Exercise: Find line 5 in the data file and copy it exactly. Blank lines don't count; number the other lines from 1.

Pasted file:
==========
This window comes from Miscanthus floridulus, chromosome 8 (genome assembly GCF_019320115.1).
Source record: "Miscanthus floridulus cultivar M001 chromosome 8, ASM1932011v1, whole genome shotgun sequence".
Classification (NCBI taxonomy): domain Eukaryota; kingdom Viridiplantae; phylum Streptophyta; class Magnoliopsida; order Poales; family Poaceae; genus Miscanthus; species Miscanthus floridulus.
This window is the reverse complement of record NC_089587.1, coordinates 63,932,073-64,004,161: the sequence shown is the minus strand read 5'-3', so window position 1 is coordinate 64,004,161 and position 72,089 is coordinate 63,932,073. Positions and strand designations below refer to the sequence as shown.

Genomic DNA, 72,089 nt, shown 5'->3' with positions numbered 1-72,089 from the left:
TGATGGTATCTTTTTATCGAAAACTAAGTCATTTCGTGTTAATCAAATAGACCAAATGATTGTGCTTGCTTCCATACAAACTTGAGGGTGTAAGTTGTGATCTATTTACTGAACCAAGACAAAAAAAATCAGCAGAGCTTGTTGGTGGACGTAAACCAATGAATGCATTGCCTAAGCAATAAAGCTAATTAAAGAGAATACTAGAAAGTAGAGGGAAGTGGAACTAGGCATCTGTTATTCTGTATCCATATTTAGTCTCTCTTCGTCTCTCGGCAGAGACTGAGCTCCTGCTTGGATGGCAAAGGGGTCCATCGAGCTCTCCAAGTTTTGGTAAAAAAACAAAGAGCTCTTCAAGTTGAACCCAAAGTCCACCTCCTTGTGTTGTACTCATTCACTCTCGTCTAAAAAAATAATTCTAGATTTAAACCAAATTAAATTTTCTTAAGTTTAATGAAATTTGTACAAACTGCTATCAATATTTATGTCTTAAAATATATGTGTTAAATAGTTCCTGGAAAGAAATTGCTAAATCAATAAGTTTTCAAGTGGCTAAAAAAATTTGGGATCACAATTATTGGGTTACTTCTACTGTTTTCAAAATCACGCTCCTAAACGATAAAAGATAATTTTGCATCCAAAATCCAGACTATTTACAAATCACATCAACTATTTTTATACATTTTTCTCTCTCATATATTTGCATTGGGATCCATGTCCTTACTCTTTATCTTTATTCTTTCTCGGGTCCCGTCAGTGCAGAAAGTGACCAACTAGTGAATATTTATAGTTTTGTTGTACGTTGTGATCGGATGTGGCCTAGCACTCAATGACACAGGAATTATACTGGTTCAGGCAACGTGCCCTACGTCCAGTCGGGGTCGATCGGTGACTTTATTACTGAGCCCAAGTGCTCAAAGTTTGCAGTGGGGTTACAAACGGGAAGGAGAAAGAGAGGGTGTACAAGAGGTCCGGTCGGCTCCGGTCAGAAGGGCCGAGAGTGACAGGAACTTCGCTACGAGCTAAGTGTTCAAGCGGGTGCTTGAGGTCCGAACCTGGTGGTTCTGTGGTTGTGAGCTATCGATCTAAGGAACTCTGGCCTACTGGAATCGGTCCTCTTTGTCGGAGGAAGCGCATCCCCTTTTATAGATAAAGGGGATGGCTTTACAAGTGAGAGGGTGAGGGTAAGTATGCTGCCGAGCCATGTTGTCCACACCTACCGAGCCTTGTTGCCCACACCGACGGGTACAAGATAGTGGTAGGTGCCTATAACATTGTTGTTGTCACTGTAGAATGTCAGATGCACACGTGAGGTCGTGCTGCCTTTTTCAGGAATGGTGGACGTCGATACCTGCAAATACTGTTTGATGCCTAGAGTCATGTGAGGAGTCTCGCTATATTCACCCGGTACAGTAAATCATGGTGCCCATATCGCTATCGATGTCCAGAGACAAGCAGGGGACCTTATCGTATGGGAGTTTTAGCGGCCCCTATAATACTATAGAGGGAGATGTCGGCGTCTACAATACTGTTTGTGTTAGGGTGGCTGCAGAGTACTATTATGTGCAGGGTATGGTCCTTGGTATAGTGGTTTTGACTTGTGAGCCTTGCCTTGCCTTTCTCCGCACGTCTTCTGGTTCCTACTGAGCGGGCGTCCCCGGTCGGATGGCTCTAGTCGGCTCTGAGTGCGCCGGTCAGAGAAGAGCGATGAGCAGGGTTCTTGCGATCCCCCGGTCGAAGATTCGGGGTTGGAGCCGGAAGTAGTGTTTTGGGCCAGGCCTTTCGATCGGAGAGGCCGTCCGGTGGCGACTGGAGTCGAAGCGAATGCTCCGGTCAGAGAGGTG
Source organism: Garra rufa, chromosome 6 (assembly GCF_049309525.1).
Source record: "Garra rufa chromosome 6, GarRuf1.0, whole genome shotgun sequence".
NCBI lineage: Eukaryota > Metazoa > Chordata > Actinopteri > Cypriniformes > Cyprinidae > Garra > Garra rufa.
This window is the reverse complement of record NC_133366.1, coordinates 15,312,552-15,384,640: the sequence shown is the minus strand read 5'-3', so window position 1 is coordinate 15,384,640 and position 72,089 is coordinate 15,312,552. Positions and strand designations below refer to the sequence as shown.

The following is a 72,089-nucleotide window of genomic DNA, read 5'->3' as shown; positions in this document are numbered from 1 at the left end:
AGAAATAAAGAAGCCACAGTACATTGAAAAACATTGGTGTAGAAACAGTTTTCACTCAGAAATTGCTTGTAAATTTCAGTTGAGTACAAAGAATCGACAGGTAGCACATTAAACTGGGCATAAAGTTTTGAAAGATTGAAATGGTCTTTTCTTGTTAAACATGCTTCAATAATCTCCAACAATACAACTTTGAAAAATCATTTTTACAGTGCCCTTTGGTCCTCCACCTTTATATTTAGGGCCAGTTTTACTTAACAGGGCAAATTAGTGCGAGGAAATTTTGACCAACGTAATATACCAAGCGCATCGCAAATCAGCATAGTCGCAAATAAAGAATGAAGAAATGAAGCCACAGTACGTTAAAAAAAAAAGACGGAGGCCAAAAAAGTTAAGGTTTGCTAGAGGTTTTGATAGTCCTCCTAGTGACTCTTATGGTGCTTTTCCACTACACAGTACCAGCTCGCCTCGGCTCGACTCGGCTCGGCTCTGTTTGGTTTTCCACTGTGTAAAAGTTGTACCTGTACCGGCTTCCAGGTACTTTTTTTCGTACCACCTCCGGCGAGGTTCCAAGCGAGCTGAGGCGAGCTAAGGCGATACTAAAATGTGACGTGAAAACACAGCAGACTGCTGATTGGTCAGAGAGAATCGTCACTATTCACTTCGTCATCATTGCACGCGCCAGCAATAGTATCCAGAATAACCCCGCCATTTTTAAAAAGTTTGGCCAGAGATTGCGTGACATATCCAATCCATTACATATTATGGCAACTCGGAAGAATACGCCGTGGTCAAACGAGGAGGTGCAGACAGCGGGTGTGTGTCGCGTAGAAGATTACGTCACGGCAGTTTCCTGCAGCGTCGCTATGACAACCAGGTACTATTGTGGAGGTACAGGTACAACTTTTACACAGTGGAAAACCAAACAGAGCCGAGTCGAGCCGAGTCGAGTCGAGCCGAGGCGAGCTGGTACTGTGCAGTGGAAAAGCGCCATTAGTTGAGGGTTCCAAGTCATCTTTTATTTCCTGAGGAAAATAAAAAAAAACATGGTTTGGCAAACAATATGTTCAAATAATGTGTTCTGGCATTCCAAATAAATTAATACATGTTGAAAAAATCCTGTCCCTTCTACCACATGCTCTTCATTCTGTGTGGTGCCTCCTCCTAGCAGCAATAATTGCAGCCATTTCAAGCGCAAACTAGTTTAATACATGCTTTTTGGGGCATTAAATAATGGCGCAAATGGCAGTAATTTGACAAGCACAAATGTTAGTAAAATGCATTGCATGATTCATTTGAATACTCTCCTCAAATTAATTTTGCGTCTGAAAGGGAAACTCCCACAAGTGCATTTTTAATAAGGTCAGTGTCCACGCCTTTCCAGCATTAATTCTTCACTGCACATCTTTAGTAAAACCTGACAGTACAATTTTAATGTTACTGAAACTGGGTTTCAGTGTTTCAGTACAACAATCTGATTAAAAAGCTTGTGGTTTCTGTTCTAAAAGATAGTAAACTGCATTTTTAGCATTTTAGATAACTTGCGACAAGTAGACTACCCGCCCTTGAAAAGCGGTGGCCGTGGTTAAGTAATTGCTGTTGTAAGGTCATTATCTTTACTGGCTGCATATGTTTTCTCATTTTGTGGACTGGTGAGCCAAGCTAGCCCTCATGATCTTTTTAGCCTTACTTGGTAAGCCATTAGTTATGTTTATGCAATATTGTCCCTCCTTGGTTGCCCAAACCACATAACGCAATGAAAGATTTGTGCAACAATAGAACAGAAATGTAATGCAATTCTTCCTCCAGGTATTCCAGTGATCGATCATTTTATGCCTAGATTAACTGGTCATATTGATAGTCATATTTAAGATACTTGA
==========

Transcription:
Genomic DNA, 72,089 nt, shown 5'->3' with positions numbered 1-72,089 from the left: